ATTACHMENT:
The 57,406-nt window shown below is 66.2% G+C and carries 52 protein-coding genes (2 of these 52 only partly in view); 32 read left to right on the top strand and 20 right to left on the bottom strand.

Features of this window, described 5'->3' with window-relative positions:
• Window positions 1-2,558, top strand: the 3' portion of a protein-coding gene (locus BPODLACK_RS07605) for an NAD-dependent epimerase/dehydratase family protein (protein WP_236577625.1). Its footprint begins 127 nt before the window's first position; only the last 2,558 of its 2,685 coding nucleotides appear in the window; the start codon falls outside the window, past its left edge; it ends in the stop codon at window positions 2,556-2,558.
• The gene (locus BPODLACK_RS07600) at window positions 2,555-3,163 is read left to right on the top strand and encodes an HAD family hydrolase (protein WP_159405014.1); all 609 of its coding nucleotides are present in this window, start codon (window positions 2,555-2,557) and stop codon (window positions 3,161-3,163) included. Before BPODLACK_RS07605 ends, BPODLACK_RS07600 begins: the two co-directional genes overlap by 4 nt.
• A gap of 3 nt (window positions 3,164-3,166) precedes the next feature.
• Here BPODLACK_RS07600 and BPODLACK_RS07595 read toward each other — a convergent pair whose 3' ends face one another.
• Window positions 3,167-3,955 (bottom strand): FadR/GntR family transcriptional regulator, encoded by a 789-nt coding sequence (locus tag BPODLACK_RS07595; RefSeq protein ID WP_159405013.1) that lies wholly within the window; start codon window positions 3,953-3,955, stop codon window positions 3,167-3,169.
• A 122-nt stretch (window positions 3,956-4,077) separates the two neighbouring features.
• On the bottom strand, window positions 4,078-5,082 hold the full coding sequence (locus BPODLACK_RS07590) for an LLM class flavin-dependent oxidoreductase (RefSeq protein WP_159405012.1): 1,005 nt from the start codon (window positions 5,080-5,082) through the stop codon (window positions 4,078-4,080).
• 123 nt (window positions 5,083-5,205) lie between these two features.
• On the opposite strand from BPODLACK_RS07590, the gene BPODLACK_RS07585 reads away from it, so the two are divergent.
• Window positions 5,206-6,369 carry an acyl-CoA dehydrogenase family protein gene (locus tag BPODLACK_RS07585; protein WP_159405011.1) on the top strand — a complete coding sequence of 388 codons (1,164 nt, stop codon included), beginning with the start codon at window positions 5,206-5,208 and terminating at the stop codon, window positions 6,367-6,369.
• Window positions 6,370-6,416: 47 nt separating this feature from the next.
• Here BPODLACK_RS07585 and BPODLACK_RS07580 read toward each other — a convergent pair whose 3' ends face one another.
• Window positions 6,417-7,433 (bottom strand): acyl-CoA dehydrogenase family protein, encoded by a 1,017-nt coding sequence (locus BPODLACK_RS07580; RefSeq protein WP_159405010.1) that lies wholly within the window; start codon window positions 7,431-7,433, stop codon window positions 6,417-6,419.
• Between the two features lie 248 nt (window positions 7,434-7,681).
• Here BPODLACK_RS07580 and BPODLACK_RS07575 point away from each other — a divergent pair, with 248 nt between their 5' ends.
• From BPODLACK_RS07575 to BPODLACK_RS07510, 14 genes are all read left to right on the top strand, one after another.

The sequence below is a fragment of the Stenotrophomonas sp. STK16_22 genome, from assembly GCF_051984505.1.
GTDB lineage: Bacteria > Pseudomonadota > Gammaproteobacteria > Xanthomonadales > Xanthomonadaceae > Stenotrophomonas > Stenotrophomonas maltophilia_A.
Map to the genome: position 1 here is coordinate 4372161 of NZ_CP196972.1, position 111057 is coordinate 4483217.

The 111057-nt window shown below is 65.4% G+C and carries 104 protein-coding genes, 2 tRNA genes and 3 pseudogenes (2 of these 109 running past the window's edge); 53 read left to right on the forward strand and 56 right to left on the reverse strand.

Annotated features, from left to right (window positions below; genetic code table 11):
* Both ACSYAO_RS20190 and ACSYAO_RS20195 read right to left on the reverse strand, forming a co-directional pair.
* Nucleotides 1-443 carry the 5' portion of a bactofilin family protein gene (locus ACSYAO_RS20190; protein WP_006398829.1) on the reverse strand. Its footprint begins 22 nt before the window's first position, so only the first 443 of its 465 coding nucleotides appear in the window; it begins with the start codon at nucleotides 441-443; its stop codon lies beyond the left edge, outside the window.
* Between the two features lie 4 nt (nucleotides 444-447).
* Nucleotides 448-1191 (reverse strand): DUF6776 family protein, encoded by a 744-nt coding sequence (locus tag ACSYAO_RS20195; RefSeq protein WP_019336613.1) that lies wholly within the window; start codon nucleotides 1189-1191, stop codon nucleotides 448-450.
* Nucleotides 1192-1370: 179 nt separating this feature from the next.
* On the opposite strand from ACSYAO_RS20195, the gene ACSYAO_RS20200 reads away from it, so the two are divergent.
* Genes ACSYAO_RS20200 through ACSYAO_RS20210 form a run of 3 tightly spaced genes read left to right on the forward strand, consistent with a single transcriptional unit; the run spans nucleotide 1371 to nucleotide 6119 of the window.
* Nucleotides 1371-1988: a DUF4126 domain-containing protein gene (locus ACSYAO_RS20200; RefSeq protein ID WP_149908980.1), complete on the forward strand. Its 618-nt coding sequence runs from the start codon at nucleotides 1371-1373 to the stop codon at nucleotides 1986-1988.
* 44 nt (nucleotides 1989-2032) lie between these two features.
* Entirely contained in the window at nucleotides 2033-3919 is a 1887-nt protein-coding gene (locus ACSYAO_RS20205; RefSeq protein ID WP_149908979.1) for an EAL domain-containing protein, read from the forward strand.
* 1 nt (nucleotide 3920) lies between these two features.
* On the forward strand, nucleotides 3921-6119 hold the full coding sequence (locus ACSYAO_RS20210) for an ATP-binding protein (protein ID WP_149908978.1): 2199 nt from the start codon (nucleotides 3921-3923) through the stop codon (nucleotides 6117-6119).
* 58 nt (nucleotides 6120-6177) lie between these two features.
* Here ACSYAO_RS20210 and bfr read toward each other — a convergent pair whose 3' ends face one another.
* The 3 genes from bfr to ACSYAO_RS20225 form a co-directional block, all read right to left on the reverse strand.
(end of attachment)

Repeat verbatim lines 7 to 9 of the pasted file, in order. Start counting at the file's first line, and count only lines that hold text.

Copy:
• Window positions 3,167-3,955 (bottom strand): FadR/GntR family transcriptional regulator, encoded by a 789-nt coding sequence (locus tag BPODLACK_RS07595; RefSeq protein ID WP_159405013.1) that lies wholly within the window; start codon window positions 3,953-3,955, stop codon window positions 3,167-3,169.
• A 122-nt stretch (window positions 3,956-4,077) separates the two neighbouring features.
• On the bottom strand, window positions 4,078-5,082 hold the full coding sequence (locus BPODLACK_RS07590) for an LLM class flavin-dependent oxidoreductase (RefSeq protein WP_159405012.1): 1,005 nt from the start codon (window positions 5,080-5,082) through the stop codon (window positions 4,078-4,080).